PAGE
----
Yesterday runner and writer Matt Fitzgerald posted this sarcastic tweet:

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Now, he was joking. He does not think he needs to lose weight. However, just the posting of this photo and the joking around about weight rubbed me the wrong way. Perhaps it is because I am sensitive about this issue that I was unable to find the humor in his joke.

I would like to back up and say that I am generally a fan of Matt Fitzgerald. I have read and learned from many of his books, I follow him on social media, and I think that he has done a lot of good for runners and the running community. However, some of his commentary, particularly those in regard to Racing Weight have led me personally down a dangerous path, and I believe they could do the same for other runners as well.

As runners it is easy to get caught up in the idea that less weight equals faster times. Indeed, this is often true. However, it can also equal injury, long term health problems, eating disorders, unhappiness, and all sorts of negative things that you do not want in your life. And you know what weighs a lot that you do want on your body? MUSCLE. So I love you Matt Fitzgerald, but I reject your Racing Weight idea and everything that goes along with it. I think our energy is better focused on Racing Strong and Racing Happy.

Rather than focus on a magical number that may or may not be attainable, work on getting stronger. Work on muscular imbalance. Work on your mental game. Read Matt Fitzgerald’s book How Bad Do you Want It? which is full of stories where runners gave up mentally long before their bodies physically gave up.

We are all unique and strong and capable, just as we are. There is no magical Racing Weight number, and if we go searching trying to find it we are wasting precious energy and perhaps setting ourselves down a path to injury and unwellness. Instead, work on unlocking the strength and power that is already within you.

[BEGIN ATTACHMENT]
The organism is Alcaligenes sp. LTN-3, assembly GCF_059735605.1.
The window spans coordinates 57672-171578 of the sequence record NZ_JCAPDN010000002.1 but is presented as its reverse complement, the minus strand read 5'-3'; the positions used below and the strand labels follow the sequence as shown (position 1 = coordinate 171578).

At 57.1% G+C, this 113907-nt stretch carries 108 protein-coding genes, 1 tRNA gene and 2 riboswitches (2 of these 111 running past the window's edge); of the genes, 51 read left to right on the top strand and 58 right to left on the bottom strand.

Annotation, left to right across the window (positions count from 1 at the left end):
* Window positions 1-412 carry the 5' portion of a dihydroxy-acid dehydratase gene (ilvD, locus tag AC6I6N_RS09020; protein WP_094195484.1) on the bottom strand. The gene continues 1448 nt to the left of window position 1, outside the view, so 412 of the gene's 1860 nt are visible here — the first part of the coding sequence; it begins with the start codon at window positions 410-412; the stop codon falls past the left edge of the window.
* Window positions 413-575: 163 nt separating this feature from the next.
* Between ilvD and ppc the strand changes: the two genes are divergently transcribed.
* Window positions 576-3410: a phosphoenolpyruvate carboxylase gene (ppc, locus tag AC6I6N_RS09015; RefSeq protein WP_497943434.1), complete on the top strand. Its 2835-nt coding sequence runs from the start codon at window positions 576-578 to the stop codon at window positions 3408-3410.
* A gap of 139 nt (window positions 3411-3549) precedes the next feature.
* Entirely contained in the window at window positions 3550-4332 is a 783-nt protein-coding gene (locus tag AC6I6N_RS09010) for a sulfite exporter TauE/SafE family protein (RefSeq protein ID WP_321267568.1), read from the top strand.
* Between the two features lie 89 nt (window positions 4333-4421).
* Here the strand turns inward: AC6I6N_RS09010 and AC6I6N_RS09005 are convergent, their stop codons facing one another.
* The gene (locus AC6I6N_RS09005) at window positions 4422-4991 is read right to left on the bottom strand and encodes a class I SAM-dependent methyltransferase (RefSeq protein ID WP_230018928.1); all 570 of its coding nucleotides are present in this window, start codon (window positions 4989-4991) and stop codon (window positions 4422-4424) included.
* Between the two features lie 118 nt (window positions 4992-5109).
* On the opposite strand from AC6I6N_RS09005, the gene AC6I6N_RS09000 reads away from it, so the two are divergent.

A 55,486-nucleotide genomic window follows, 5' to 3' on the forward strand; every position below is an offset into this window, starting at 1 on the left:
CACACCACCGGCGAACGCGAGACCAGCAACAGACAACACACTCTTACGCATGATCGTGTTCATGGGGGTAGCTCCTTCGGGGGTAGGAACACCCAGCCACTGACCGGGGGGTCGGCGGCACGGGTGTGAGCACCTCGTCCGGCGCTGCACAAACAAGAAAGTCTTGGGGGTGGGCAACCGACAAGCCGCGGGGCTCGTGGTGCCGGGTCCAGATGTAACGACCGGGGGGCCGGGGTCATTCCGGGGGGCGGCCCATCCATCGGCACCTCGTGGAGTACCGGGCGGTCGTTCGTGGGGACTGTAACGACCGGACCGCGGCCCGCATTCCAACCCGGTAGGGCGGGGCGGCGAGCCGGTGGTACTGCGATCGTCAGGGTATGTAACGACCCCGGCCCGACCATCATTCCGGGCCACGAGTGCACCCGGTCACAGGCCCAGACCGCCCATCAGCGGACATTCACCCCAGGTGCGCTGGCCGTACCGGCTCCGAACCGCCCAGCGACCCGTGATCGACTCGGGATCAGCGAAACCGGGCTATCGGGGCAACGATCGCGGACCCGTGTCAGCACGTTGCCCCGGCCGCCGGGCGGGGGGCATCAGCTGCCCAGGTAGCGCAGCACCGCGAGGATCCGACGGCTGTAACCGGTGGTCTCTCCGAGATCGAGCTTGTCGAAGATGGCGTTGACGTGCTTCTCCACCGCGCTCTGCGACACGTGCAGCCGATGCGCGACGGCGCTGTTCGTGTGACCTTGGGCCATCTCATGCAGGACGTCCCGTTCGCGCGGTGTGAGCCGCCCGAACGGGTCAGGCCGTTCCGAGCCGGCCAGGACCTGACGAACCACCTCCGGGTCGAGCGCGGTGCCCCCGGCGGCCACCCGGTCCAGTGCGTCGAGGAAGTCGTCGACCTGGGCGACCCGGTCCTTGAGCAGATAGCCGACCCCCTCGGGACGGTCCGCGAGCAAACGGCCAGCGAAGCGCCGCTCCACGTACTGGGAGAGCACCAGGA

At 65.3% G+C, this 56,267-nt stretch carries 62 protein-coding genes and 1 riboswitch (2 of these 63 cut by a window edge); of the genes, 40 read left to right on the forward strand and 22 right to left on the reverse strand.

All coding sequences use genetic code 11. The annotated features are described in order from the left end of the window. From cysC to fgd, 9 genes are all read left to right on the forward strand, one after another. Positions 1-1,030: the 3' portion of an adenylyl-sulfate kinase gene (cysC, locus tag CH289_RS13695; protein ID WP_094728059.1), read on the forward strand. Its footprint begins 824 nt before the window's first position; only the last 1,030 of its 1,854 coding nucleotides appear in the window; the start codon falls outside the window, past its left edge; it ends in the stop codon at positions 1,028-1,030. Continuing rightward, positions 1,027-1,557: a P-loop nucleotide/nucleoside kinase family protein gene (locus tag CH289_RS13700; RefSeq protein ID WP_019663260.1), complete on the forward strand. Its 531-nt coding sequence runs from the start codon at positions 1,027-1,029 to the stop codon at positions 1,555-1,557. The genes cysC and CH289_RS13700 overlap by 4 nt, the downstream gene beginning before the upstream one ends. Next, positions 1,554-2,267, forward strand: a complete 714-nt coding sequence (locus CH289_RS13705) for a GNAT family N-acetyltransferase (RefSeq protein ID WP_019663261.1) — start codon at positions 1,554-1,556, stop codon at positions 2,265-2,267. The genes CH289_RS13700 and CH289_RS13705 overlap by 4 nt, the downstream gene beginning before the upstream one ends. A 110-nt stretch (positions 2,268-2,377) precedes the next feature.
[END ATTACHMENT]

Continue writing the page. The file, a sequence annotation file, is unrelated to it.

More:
Out of the Darkness

I’ve been quiet for months and to my two readers, I apologize. Let’s just say it’s been a rough winter and spring didn’t quite bring the quick relief I was hoping for.

December was a rough month for me. I got injured during my goal race at the start of the month and about a week later some events occurred in my professional life which brought a great deal of stress into my personal life. I am still dealing with the impact of those events today. Without my usual coping mechanism of running I felt the effects of those incidents even more. And then there are the holidays which bring the shopping stress, parties and family drama. I was looking forward to all of it being over and having a chance to decompress.

For most of us January 1st brings hope. It is the start of a new year, a clean slate and a change to start over. Unfortunately, that is not what happened.

I woke up on January 1st in a fog of depression. Instead of feeling a sense of renewed hope, I felt a sense of dread. Instead of feeling peace and quiet, I felt anxiety and panic. I felt the old demons rising up. To compound issues, we experienced an unusual amount of snow this winter. Typically, I would make the most of it by getting out and skiing, but skiing was out due to my femoral stress reaction. I increased my medication. I tried to stay active in other ways. I tried to reach out to people in my support network. None of this was easy, however. I felt exhausted all of the time. I snapped at my family, the people who l love and who love me the most.